So anyway, we recently went to Trecco Bay Caravan Park. Between you and me, and in the words of my packet of coco pops, it fell beneath the high standards I naturally expected. But the kids loved it, which was the main thing.
Really, in many ways, it wasn’t bad. But the minor grumbles kept adding up. Take the checking in process. You can’t check in until 4pm (which I thought was a tad on the late side) and you have to be out by 10am on the day you leave. Clearly it doesn’t take the 6 hours to clean every single caravan.
When you arrive around four, so has everyone else. There are huge queues; tempers are frayed; the staff look stressed; all in all it’s a bad start. By 5pm, it’s all quiet and the staff are twiddling their thumbs.
“Why” – I asked myself – “don’t they simply charge a small premium to check in in early or check out late? Then you spread people out. There’s no queues; staff and customers are less stressed; your people make a better impact and you make more money.”
Damn looking at everything with the eyes of a business analyst!
I know it’s my job and all that, but I really should stop it at home…
And then there was the swimming pool. We got to this – the feature the kids had been looking forward to for days – to be denied entry with all of our children because two of them were under four. The staff pointed out that it was in the T&Cs, and then – rather inanely – suggested that we find another adult.
Once more I fumed about such poor business management. I’d had to enter the ages of our kids on their website to book. Would it be too much to ask to pop up a message warning of the limitations on activities? They can point out T&Cs to their hearts content, and so long as they only expect each customer to visit once, and don’t rely on customer recommendations, that’s fine. But in the real world, sustainable business doesn’t work like that.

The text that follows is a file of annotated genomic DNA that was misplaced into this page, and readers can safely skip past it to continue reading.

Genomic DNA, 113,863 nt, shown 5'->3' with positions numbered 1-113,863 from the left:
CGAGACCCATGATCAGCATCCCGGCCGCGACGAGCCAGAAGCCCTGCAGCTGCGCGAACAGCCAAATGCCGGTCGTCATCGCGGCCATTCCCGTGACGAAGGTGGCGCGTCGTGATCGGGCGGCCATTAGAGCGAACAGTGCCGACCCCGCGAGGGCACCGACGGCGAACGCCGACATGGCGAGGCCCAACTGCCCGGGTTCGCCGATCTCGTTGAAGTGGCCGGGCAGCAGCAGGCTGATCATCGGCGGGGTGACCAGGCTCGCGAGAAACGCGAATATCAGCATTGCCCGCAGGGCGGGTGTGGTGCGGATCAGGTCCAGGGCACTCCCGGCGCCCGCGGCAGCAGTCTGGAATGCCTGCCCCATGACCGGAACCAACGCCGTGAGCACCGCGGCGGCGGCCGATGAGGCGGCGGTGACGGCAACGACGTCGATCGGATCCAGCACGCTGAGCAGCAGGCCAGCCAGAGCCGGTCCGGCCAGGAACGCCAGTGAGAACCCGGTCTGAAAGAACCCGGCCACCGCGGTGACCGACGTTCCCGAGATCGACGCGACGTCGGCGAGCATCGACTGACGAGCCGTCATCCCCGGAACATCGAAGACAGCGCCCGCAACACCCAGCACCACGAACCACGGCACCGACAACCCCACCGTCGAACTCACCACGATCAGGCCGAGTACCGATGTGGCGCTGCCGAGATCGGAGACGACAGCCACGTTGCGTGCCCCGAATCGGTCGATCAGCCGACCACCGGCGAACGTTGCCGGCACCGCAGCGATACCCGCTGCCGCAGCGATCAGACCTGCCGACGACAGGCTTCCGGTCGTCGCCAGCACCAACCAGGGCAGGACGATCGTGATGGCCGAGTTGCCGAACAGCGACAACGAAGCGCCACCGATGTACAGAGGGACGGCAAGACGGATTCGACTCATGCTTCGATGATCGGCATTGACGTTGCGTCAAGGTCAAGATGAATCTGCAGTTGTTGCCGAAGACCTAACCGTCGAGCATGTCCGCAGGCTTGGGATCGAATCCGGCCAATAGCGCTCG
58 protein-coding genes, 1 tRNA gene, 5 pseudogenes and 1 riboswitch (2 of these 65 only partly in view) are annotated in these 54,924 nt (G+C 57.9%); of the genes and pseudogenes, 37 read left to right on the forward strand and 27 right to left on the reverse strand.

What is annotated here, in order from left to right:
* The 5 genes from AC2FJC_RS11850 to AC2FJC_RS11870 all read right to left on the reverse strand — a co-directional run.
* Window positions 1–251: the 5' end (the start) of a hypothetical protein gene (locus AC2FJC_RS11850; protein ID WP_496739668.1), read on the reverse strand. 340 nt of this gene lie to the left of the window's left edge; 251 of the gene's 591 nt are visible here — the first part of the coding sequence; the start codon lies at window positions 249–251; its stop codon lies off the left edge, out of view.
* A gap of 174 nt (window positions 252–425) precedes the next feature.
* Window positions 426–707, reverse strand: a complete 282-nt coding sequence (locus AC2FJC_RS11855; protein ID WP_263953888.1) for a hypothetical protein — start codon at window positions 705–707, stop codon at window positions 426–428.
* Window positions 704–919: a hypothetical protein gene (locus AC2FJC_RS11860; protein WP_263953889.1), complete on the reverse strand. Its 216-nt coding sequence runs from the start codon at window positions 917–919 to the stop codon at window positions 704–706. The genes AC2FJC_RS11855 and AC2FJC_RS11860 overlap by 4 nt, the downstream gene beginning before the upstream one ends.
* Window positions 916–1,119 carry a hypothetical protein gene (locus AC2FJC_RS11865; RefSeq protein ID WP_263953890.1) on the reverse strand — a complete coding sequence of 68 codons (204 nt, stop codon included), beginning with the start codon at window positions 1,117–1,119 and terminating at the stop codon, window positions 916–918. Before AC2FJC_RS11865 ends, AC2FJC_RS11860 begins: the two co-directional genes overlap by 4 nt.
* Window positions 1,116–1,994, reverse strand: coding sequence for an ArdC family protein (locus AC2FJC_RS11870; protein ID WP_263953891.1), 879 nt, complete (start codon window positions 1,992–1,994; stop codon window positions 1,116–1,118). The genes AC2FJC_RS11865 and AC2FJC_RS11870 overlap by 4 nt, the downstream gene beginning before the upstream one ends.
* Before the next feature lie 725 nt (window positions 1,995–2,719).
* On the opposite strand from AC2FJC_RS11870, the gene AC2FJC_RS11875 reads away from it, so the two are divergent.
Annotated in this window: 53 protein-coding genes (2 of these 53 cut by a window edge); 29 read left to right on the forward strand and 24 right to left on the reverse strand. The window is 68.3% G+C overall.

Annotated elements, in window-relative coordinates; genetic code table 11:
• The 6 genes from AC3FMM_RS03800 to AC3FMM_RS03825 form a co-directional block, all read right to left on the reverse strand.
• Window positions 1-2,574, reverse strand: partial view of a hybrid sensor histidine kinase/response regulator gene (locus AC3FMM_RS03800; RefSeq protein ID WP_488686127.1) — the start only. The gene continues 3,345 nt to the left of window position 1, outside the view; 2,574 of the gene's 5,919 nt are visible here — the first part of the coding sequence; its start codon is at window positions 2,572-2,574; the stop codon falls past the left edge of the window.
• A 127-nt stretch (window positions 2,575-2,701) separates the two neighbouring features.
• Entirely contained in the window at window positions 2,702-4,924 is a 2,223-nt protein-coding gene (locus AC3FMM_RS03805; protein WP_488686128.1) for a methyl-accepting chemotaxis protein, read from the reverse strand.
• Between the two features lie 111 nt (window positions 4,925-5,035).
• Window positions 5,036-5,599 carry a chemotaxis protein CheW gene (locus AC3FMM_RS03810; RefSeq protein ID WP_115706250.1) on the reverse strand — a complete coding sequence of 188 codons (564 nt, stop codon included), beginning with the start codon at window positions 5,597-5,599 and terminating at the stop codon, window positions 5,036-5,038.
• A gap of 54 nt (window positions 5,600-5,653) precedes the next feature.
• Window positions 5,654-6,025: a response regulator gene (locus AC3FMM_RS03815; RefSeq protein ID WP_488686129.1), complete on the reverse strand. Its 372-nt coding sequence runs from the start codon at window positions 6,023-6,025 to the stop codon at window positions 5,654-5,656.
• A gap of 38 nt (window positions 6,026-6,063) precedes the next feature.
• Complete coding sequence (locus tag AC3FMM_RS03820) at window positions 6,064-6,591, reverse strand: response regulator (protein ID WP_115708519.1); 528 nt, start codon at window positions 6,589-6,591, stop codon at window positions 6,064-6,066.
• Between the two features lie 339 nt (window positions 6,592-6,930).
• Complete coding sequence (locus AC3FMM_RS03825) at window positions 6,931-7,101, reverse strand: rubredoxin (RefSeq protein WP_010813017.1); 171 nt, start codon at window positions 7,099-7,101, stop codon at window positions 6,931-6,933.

Damn again! Looking at everything through the eyes of a business analyst!
And wherever we go – restaurants; days out; the lot – I carry on doing it. It’s just hard to switch off.
The other day I was reading a reflection on Mark 3:19-26 which ended with the question “Who, or what, is Lord of my life?”. A couple of days later it was Ephesians 1:3-14 (apparently in the original text it’s all one sentence – given that it’s Paul writing this is perhaps unsurprising) which refers to us being “in Christ” no fewer than 11 times. A little excessive maybe.
And the train of thought both of these sparked off could have been much better prompted by far more direct bits from the bible. Except that I wasn’t reading the others at the time.
Maybe there’s nothing wrong with seeing things as a business analyst, but when I look at the world, in Christ, my overriding perception should be to see it through his eyes. The same “un-switch-offable” instinct which cuts in to pick things out from a business perspective should be picking things up from God’s perspective. And, in fairness to myself, sometimes it does. But the fact that often it doesn’t reminds me of where I need to focus my heart, and which eyes I need to see with.
© 2011 Paul Brownnutt
[Originally Published 17th May 2010]